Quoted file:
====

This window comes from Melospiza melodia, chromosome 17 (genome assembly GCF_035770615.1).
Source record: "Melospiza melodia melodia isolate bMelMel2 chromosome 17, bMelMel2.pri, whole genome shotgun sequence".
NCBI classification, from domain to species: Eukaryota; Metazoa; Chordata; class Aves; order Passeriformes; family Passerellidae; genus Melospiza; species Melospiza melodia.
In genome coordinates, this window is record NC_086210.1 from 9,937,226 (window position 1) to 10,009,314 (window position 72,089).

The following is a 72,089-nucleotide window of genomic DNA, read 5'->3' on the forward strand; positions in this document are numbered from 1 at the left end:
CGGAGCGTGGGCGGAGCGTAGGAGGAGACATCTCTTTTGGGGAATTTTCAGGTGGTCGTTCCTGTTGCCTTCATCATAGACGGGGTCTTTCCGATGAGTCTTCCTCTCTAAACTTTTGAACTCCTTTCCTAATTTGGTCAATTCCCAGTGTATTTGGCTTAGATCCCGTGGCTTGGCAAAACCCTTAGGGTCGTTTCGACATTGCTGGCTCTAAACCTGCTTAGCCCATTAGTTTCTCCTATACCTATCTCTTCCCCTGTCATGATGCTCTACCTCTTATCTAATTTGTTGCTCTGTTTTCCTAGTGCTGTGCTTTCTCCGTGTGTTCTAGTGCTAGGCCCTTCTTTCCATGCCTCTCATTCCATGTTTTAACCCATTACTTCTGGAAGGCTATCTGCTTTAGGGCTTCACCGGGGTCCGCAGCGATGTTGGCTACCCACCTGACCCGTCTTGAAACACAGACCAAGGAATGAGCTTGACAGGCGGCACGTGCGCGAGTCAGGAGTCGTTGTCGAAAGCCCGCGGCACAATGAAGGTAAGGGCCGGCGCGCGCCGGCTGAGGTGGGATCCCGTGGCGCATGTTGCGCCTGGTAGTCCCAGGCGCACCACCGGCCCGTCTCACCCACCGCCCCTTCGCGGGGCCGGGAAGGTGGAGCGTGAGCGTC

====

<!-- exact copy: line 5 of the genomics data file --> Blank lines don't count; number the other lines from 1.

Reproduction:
The following is a 72,089-nucleotide window of genomic DNA, read 5'->3' on the forward strand; positions in this document are numbered from 1 at the left end: